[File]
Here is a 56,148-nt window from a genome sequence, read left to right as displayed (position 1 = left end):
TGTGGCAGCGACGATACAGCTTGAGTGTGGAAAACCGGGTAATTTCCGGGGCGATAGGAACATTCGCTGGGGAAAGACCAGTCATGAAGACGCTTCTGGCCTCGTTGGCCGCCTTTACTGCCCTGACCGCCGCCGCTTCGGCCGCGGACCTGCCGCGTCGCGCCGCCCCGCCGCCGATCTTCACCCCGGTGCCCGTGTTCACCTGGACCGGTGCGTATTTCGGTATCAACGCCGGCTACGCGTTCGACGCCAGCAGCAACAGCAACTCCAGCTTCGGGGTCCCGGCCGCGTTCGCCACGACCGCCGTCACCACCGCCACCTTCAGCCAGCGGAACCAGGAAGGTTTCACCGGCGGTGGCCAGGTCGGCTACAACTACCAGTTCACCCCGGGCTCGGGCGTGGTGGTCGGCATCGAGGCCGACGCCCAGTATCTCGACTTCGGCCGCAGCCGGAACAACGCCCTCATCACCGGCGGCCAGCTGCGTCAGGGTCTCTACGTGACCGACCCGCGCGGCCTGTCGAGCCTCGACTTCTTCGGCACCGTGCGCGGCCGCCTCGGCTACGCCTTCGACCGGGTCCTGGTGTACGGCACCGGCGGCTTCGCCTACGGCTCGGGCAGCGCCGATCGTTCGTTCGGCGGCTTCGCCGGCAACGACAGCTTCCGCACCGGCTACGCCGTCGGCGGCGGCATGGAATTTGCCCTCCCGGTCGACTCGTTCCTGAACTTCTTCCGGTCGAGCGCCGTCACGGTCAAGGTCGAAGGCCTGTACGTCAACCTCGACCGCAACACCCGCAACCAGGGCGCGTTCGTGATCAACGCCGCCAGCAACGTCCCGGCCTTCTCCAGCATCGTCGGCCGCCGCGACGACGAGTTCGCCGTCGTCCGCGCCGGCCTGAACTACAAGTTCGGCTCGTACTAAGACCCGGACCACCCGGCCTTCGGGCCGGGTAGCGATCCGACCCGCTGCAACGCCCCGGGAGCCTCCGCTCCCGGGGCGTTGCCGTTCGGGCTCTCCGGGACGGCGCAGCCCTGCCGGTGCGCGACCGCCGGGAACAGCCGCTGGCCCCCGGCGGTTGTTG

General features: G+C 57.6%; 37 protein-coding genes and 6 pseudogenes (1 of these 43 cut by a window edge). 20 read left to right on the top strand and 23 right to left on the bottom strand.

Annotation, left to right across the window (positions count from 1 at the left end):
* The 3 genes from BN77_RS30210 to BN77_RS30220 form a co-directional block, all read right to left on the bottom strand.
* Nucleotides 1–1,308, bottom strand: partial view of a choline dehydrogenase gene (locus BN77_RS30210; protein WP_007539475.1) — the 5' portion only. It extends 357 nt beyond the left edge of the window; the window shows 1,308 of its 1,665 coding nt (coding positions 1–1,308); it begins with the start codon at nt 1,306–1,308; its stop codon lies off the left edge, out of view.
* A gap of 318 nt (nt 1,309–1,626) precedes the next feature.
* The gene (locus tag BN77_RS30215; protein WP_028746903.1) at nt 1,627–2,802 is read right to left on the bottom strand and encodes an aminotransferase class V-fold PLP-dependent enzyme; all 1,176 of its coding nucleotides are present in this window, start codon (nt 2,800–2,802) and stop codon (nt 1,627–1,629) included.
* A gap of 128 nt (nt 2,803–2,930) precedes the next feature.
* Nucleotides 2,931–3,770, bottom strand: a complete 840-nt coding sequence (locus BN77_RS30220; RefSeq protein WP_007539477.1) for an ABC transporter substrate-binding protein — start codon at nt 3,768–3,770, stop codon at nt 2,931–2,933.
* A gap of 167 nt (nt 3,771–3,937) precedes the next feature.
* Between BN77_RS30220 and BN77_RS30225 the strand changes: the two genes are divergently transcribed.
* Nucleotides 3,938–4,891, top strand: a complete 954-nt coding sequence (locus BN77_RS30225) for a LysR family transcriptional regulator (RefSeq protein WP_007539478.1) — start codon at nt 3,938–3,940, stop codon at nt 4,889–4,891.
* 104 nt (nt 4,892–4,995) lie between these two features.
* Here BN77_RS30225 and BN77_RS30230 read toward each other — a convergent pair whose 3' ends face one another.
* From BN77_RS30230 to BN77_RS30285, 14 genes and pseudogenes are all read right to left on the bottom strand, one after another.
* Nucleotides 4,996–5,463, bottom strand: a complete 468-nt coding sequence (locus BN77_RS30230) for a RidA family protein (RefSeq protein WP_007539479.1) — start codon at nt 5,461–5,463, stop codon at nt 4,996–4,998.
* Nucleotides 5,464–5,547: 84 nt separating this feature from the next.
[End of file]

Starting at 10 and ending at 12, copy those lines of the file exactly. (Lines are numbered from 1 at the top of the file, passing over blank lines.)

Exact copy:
* Nucleotides 2,931–3,770, bottom strand: a complete 840-nt coding sequence (locus BN77_RS30220; RefSeq protein WP_007539477.1) for an ABC transporter substrate-binding protein — start codon at nt 3,768–3,770, stop codon at nt 2,931–2,933.
* A gap of 167 nt (nt 3,771–3,937) precedes the next feature.
* Between BN77_RS30220 and BN77_RS30225 the strand changes: the two genes are divergently transcribed.